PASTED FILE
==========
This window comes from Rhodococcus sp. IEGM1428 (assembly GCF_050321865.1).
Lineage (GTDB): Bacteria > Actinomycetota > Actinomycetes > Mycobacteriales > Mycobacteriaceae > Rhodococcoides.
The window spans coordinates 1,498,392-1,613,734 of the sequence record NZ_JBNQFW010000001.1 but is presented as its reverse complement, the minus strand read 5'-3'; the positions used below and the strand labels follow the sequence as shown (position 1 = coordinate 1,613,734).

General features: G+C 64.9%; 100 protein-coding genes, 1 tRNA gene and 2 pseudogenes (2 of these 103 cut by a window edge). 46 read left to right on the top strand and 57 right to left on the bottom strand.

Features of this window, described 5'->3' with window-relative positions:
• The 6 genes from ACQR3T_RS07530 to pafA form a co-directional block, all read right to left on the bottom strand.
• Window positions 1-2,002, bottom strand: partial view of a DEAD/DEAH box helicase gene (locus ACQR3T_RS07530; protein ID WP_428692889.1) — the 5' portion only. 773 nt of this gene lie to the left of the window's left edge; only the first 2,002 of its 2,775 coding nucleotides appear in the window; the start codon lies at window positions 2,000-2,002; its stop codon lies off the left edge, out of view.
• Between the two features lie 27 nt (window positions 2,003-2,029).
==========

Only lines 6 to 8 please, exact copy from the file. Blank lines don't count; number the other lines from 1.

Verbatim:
• The 6 genes from ACQR3T_RS07530 to pafA form a co-directional block, all read right to left on the bottom strand.
• Window positions 1-2,002, bottom strand: partial view of a DEAD/DEAH box helicase gene (locus ACQR3T_RS07530; protein ID WP_428692889.1) — the 5' portion only. 773 nt of this gene lie to the left of the window's left edge; only the first 2,002 of its 2,775 coding nucleotides appear in the window; the start codon lies at window positions 2,000-2,002; its stop codon lies off the left edge, out of view.
• Between the two features lie 27 nt (window positions 2,003-2,029).